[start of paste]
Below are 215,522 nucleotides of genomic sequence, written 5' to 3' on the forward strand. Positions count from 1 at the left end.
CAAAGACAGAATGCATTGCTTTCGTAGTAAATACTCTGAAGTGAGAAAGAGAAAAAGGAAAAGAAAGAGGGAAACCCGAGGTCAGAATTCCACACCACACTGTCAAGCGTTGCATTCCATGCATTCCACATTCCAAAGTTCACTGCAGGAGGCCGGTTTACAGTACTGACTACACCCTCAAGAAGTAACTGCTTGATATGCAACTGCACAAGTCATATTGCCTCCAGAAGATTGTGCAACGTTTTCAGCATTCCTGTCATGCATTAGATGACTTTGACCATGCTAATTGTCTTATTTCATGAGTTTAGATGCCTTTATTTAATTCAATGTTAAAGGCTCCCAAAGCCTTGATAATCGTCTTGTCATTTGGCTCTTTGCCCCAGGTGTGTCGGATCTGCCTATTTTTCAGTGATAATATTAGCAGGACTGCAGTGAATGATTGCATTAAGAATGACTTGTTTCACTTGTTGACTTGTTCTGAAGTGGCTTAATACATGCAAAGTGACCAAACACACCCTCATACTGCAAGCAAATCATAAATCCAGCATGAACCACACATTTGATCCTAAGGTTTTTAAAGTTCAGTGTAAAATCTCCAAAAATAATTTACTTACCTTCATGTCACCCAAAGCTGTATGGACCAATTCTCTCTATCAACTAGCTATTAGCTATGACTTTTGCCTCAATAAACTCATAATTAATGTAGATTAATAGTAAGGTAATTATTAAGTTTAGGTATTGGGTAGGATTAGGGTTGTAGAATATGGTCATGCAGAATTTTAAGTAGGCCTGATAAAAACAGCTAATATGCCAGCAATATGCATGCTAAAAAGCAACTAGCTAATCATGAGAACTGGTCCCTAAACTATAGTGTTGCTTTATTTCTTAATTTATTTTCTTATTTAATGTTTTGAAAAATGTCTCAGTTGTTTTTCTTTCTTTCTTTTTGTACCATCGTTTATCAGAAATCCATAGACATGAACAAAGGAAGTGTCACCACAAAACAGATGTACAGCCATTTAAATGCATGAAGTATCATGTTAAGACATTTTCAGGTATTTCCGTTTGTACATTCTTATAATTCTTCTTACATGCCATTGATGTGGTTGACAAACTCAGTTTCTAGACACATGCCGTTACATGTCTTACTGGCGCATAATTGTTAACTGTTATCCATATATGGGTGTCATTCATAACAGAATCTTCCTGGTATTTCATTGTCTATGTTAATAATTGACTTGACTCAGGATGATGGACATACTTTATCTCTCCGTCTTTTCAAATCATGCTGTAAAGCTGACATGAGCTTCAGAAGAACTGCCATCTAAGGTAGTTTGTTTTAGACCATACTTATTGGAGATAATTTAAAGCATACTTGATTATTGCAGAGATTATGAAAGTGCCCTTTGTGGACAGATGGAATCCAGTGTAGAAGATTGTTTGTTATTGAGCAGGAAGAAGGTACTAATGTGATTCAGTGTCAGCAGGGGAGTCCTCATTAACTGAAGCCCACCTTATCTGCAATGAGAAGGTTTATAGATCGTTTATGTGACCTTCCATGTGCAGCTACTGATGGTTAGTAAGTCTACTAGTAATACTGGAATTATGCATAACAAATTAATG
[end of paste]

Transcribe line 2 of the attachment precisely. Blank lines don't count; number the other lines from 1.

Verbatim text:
CAAAGACAGAATGCATTGCTTTCGTAGTAAATACTCTGAAGTGAGAAAGAGAAAAAGGAAAAGAAAGAGGGAAACCCGAGGTCAGAATTCCACACCACACTGTCAAGCGTTGCATTCCATGCATTCCACATTCCAAAGTTCACTGCAGGAGGCCGGTTTACAGTACTGACTACACCCTCAAGAAGTAACTGCTTGATATGCAACTGCACAAGTCATATTGCCTCCAGAAGATTGTGCAACGTTTTCAGCATTCCTGTCATGCATTAGATGACTTTGACCATGCTAATTGTCTTATTTCATGAGTTTAGATGCCTTTATTTAATTCAATGTTAAAGGCTCCCAAAGCCTTGATAATCGTCTTGTCATTTGGCTCTTTGCCCCAGGTGTGTCGGATCTGCCTATTTTTCAGTGATAATATTAGCAGGACTGCAGTGAATGATTGCATTAAGAATGACTTGTTTCACTTGTTGACTTGTTCTGAAGTGGCTTAATACATGCAAAGTGACCAAACACACCCTCATACTGCAAGCAAATCATAAATCCAGCATGAACCACACATTTGATCCTAAGGTTTTTAAAGTTCAGTGTAAAATCTCCAAAAATAATTTACTTACCTTCATGTCACCCAAAGCTGTATGGACCAATTCTCTCTATCAACTAGCTATTAGCTATGACTTTTGCCTCAATAAACTCATAATTAATGTAGATTAATAGTAAGGTAATTATTAAGTTTAGGTATTGGGTAGGATTAGGGTTGTAGAATATGGTCATGCAGAATTTTAAGTAGGCCTGATAAAAACAGCTAATATGCCAGCAATATGCATGCTAAAAAGCAACTAGCTAATCATGAGAACTGGTCCCTAAACTATAGTGTTGCTTTATTTCTTAATTTATTTTCTTATTTAATGTTTTGAAAAATGTCTCAGTTGTTTTTCTTTCTTTCTTTTTGTACCATCGTTTATCAGAAATCCATAGACATGAACAAAGGAAGTGTCACCACAAAACAGATGTACAGCCATTTAAATGCATGAAGTATCATGTTAAGACATTTTCAGGTATTTCCGTTTGTACATTCTTATAATTCTTCTTACATGCCATTGATGTGGTTGACAAACTCAGTTTCTAGACACATGCCGTTACATGTCTTACTGGCGCATAATTGTTAACTGTTATCCATATATGGGTGTCATTCATAACAGAATCTTCCTGGTATTTCATTGTCTATGTTAATAATTGACTTGACTCAGGATGATGGACATACTTTATCTCTCCGTCTTTTCAAATCATGCTGTAAAGCTGACATGAGCTTCAGAAGAACTGCCATCTAAGGTAGTTTGTTTTAGACCATACTTATTGGAGATAATTTAAAGCATACTTGATTATTGCAGAGATTATGAAAGTGCCCTTTGTGGACAGATGGAATCCAGTGTAGAAGATTGTTTGTTATTGAGCAGGAAGAAGGTACTAATGTGATTCAGTGTCAGCAGGGGAGTCCTCATTAACTGAAGCCCACCTTATCTGCAATGAGAAGGTTTATAGATCGTTTATGTGACCTTCCATGTGCAGCTACTGATGGTTAGTAAGTCTACTAGTAATACTGGAATTATGCATAACAAATTAATG